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Swingball Tennis

Posted by Big Boo on April 25th, 2008

SwingballIt’s good to see Swingball is still going strong, and indeed is supposed to be one of the most popular toys of the last 10 years. Whilst the image illustrating this post is of the current day Swingball, it hasn’t really changed a lot over the years, which is not surprising given its simplicity.

The Swingball tennis game (also known as Totem Tennis) was all the rage in the 1980’s and allowed you to play a game of tennis in your back garden without needing to accomodate an entire tennis court, which would be beyond the rather less generous allotment of land that most people would probably have for their garden. In Swingball, the tennis ball is attached to a cord which in turn is attached to a spiral at the top of a pole, and instead of a full size tennis racquet you play with a solid plastic bat.

Players stand facing each other on opposite sides of the pole, and each is assigned a direction of travel for the ball, either clockwise or anti-clockwise around the pole. The players take it in turns to hit the ball, changing the direction of travel in the process. If you miss the ball as it goes by you can always try and hit it next time it comes round. Since the ball is attached using a loop threaded onto a spiral, missing the ball means the loop can move up or down the spiral. If it reaches either end of the spiral then the player who has managed to get the ball to reach their opponents end of the spiral gains a point.

The version of Swingball I played as a child came as two metal poles. The bottom pole had a spike on the bottom and was hammered into the ground. The second pole slid into the first, and a rubber ring could be moved up and down to change the height of the game, so it was suitable for kids or adults to play. The second pole had a metal spiral on the top to which the ball was permanently attached, and a sprung loaded plastic top which had two lugs on the side. If the ball reached either of the lugs it would push the plastic top round, releasing it and shooting it up into the air to declare that a point had been scored.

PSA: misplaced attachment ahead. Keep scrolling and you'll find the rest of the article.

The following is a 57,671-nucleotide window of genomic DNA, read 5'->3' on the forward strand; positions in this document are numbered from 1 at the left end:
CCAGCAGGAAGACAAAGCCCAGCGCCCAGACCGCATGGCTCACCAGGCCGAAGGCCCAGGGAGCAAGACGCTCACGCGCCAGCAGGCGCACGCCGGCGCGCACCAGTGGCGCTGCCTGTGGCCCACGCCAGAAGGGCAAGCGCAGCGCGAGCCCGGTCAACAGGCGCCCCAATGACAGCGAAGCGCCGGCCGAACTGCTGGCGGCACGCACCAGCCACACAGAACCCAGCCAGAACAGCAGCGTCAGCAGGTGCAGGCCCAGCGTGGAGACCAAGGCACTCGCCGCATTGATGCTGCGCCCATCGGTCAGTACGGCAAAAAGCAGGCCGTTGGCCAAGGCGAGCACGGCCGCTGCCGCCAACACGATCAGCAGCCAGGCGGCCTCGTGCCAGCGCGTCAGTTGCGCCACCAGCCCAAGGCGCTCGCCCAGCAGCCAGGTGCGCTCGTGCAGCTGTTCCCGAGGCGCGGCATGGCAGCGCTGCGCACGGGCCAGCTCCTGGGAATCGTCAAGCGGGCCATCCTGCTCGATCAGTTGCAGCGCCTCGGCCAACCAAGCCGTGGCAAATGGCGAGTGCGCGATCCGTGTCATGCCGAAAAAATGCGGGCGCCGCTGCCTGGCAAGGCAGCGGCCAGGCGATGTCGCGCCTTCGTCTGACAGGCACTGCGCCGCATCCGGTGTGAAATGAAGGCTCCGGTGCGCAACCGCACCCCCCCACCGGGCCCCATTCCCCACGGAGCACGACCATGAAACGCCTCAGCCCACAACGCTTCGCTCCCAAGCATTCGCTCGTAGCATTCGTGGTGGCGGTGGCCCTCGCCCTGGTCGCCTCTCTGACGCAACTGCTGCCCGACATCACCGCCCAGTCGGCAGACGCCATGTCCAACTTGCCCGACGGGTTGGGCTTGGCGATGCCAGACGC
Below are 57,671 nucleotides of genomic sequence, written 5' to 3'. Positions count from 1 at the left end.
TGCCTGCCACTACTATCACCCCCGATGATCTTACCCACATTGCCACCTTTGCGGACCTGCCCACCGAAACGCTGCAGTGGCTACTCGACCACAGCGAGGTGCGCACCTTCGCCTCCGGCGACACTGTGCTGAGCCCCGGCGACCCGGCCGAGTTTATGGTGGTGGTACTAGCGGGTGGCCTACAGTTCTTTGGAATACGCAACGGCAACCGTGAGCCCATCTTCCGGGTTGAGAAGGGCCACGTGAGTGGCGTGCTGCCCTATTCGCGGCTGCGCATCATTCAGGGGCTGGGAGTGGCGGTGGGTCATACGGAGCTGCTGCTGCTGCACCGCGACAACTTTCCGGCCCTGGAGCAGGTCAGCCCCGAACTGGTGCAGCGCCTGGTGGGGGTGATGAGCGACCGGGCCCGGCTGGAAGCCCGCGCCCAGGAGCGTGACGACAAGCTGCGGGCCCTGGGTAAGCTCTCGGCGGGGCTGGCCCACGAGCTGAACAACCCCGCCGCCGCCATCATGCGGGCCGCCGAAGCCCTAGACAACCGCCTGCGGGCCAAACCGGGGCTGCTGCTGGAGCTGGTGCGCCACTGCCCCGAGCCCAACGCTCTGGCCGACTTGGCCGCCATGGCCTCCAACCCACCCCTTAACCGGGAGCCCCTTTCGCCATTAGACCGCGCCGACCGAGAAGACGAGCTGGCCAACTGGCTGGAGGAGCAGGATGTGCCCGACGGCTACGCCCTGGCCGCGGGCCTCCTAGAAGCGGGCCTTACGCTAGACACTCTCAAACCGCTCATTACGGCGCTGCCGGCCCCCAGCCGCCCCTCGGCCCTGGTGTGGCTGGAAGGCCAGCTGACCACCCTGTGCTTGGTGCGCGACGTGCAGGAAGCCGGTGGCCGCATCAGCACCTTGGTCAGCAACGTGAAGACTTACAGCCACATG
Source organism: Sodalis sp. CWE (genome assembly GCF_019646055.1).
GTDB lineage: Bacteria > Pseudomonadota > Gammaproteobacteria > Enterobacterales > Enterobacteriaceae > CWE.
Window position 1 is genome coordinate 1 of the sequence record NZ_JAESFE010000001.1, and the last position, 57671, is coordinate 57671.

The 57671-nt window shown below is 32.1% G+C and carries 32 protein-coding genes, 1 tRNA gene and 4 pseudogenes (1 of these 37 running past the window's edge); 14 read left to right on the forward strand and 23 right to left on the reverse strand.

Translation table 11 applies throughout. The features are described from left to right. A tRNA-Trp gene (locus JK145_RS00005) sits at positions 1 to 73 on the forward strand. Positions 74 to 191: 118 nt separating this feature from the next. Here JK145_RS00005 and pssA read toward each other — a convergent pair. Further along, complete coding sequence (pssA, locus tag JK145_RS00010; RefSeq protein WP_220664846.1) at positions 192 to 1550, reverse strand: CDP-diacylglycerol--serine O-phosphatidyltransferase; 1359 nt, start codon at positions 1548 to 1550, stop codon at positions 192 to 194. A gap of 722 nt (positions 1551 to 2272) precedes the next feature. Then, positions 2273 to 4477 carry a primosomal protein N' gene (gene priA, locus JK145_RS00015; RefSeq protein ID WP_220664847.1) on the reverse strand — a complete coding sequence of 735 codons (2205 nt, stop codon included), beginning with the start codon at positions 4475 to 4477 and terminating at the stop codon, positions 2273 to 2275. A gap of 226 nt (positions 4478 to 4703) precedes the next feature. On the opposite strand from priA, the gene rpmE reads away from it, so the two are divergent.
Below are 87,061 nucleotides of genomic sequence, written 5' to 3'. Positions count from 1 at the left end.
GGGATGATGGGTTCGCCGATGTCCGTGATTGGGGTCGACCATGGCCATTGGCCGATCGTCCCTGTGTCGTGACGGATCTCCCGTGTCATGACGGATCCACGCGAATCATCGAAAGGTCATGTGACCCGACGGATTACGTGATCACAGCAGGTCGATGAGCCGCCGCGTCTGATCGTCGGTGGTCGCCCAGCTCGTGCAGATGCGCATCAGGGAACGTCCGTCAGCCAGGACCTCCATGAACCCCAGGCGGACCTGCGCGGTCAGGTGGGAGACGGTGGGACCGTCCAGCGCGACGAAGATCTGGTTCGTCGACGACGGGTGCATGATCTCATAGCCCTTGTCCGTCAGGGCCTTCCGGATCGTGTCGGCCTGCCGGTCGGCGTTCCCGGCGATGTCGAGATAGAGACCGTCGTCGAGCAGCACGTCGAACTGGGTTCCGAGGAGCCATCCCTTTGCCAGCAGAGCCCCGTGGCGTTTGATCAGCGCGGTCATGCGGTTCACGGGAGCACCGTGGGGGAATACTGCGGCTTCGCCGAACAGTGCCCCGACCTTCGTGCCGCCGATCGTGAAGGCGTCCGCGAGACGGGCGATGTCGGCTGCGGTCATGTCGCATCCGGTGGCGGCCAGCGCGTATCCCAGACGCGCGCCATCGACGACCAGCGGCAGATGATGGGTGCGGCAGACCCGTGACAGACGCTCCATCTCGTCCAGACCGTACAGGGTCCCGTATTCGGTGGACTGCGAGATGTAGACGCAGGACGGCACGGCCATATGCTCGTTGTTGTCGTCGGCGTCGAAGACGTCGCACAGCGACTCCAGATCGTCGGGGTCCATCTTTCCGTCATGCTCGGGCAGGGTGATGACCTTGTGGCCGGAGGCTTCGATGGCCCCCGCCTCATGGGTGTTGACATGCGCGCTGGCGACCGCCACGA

The bats that came with the game were quite weighty and made out of a solid black plastic. I remember having to grip the bats quite hard to stop them flying out of my hand as a child, but this meant that if the ball was travelling quite quickly when I hit it then I would feel quite a big impact reverberation up my arm.

It looks like the only big change that has been made to Swingball is to now provide it with a sturdy base so you don’t have to annoy your parents by bashing holes in the lawn when hammering in the bottom pole. The Swingball range has been expanded however to incorporate various other games, including a football practice version where you kick a football attached to a string round and round, and a slightly gently junior version with a bigger, softer ball to hit.

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